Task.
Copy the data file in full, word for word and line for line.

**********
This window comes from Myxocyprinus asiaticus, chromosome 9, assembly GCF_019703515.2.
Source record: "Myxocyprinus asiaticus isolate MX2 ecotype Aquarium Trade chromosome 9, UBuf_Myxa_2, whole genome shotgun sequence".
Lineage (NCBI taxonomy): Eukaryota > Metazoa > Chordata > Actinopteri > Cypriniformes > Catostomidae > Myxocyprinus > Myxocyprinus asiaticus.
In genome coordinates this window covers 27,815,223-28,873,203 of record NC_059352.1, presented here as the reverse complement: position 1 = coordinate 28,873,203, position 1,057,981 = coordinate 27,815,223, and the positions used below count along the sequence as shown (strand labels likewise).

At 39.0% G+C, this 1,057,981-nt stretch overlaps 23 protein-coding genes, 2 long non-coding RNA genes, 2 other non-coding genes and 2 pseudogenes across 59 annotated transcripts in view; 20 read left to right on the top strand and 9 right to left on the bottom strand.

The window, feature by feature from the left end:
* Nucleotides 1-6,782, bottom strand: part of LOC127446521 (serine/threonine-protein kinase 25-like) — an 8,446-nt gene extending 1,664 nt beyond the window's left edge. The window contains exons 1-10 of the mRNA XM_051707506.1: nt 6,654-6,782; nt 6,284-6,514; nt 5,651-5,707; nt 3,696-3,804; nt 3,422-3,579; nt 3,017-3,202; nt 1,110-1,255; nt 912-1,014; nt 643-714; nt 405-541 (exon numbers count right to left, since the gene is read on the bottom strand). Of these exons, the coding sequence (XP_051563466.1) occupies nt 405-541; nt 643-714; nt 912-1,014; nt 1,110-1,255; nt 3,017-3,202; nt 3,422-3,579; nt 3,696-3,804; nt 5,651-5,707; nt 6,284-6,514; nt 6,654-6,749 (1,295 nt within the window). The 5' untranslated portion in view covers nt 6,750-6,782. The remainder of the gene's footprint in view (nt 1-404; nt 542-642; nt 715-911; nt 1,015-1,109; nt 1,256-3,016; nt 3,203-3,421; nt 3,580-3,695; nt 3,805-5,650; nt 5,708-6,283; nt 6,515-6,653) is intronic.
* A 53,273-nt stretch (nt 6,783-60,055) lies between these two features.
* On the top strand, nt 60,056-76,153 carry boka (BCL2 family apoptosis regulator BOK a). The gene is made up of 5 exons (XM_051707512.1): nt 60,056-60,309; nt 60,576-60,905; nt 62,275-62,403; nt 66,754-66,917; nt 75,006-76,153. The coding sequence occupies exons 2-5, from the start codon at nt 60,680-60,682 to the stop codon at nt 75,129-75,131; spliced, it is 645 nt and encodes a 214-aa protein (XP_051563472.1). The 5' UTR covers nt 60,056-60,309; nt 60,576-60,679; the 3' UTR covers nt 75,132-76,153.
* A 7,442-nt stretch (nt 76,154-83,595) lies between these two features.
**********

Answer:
This window comes from Myxocyprinus asiaticus, chromosome 9, assembly GCF_019703515.2.
Source record: "Myxocyprinus asiaticus isolate MX2 ecotype Aquarium Trade chromosome 9, UBuf_Myxa_2, whole genome shotgun sequence".
Lineage (NCBI taxonomy): Eukaryota > Metazoa > Chordata > Actinopteri > Cypriniformes > Catostomidae > Myxocyprinus > Myxocyprinus asiaticus.
In genome coordinates this window covers 27,815,223-28,873,203 of record NC_059352.1, presented here as the reverse complement: position 1 = coordinate 28,873,203, position 1,057,981 = coordinate 27,815,223, and the positions used below count along the sequence as shown (strand labels likewise).

At 39.0% G+C, this 1,057,981-nt stretch overlaps 23 protein-coding genes, 2 long non-coding RNA genes, 2 other non-coding genes and 2 pseudogenes across 59 annotated transcripts in view; 20 read left to right on the top strand and 9 right to left on the bottom strand.

The window, feature by feature from the left end:
* Nucleotides 1-6,782, bottom strand: part of LOC127446521 (serine/threonine-protein kinase 25-like) — an 8,446-nt gene extending 1,664 nt beyond the window's left edge. The window contains exons 1-10 of the mRNA XM_051707506.1: nt 6,654-6,782; nt 6,284-6,514; nt 5,651-5,707; nt 3,696-3,804; nt 3,422-3,579; nt 3,017-3,202; nt 1,110-1,255; nt 912-1,014; nt 643-714; nt 405-541 (exon numbers count right to left, since the gene is read on the bottom strand). Of these exons, the coding sequence (XP_051563466.1) occupies nt 405-541; nt 643-714; nt 912-1,014; nt 1,110-1,255; nt 3,017-3,202; nt 3,422-3,579; nt 3,696-3,804; nt 5,651-5,707; nt 6,284-6,514; nt 6,654-6,749 (1,295 nt within the window). The 5' untranslated portion in view covers nt 6,750-6,782. The remainder of the gene's footprint in view (nt 1-404; nt 542-642; nt 715-911; nt 1,015-1,109; nt 1,256-3,016; nt 3,203-3,421; nt 3,580-3,695; nt 3,805-5,650; nt 5,708-6,283; nt 6,515-6,653) is intronic.
* A 53,273-nt stretch (nt 6,783-60,055) lies between these two features.
* On the top strand, nt 60,056-76,153 carry boka (BCL2 family apoptosis regulator BOK a). The gene is made up of 5 exons (XM_051707512.1): nt 60,056-60,309; nt 60,576-60,905; nt 62,275-62,403; nt 66,754-66,917; nt 75,006-76,153. The coding sequence occupies exons 2-5, from the start codon at nt 60,680-60,682 to the stop codon at nt 75,129-75,131; spliced, it is 645 nt and encodes a 214-aa protein (XP_051563472.1). The 5' UTR covers nt 60,056-60,309; nt 60,576-60,679; the 3' UTR covers nt 75,132-76,153.
* A 7,442-nt stretch (nt 76,154-83,595) lies between these two features.